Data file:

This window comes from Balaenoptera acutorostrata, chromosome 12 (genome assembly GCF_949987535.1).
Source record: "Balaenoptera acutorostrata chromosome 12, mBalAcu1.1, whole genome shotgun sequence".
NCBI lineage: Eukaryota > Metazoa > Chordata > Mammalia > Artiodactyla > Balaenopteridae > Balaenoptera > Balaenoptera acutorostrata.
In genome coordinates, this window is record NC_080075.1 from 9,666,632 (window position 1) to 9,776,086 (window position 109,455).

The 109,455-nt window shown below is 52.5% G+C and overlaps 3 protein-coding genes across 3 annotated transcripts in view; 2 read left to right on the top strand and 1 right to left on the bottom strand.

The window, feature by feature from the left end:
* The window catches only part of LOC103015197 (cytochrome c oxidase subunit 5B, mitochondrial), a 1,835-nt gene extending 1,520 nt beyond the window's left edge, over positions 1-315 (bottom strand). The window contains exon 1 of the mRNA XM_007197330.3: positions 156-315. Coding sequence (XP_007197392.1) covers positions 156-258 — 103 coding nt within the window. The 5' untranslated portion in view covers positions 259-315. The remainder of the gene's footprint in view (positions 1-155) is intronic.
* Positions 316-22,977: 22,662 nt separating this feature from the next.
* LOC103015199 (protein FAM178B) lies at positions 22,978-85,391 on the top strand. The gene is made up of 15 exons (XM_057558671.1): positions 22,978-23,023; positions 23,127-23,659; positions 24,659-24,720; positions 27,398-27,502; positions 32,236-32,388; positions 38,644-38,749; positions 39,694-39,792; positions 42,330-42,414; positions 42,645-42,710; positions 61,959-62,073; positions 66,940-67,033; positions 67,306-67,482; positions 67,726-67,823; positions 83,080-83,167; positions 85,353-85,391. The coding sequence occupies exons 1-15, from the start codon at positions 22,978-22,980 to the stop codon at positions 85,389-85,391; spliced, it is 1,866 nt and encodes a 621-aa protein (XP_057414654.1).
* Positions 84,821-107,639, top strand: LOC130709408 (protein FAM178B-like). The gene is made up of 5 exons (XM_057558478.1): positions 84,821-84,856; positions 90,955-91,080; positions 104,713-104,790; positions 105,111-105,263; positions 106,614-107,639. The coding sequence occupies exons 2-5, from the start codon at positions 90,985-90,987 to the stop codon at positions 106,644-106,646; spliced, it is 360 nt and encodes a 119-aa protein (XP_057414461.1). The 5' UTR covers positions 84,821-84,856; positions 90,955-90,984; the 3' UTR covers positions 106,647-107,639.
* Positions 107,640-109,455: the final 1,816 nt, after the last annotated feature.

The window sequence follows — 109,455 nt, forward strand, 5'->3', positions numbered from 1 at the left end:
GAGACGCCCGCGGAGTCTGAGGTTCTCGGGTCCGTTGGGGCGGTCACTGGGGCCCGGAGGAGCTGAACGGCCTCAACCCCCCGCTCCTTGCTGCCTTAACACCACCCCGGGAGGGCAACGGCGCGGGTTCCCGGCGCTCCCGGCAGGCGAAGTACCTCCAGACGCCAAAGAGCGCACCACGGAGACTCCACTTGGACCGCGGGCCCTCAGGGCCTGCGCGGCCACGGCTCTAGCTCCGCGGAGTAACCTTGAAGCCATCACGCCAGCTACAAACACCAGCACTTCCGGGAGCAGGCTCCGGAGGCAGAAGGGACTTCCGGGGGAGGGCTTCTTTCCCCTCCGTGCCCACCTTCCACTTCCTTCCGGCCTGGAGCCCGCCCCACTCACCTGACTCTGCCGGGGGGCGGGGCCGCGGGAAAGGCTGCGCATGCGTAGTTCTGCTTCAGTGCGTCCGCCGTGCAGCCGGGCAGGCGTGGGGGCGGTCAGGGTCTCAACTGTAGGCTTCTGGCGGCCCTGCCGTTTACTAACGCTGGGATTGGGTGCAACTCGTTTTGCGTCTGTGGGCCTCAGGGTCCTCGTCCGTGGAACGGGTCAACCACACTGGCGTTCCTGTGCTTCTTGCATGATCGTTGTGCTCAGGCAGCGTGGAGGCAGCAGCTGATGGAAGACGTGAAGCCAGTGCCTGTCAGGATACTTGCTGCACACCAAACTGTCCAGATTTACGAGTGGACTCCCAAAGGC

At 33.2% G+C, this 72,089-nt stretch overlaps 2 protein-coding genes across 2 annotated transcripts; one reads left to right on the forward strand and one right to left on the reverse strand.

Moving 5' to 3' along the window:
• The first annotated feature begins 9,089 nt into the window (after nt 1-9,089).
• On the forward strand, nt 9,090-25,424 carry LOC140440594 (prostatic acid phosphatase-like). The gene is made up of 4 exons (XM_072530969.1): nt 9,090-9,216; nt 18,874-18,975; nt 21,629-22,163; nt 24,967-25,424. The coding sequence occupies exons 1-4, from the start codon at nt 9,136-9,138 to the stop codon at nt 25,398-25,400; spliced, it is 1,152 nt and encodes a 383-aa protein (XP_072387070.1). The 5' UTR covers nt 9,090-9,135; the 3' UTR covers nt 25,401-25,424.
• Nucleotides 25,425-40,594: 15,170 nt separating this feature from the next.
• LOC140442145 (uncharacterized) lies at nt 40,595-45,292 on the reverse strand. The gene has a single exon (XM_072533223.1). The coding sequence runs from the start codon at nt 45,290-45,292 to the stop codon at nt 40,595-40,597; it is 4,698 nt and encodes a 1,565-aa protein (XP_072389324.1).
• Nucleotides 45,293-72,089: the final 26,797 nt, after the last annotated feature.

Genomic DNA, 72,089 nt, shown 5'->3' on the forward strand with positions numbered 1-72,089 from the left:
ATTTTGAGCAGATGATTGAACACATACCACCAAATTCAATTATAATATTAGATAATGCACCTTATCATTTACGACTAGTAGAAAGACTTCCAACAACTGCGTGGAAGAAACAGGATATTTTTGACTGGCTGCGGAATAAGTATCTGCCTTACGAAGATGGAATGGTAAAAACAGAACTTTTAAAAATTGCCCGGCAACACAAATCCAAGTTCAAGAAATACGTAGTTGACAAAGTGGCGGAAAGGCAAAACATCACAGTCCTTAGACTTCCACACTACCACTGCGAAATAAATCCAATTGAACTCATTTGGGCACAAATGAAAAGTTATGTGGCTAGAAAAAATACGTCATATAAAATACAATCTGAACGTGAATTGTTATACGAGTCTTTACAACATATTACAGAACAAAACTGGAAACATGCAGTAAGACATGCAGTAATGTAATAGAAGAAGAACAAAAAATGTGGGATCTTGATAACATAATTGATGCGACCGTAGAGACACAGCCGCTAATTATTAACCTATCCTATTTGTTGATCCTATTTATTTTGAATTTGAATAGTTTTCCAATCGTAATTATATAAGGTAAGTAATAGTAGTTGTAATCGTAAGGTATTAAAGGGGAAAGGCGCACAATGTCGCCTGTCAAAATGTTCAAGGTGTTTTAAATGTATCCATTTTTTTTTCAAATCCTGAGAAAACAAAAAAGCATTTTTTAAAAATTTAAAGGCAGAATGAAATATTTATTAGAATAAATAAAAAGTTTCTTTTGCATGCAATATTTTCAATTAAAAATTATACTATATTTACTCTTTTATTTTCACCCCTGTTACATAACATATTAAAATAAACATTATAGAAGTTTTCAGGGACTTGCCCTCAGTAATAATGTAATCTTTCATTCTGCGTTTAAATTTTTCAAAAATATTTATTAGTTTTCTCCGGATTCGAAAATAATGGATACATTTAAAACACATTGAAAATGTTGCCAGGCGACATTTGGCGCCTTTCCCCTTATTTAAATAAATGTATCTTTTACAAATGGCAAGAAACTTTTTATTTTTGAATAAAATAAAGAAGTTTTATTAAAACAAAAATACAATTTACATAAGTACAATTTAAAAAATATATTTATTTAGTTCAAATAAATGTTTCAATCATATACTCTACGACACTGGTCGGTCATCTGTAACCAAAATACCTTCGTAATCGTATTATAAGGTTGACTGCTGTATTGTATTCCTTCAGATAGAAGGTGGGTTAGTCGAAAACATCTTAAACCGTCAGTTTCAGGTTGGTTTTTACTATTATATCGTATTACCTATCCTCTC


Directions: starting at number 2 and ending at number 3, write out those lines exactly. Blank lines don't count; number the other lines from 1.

Source record: "Balaenoptera acutorostrata chromosome 12, mBalAcu1.1, whole genome shotgun sequence".
NCBI lineage: Eukaryota > Metazoa > Chordata > Mammalia > Artiodactyla > Balaenopteridae > Balaenoptera > Balaenoptera acutorostrata.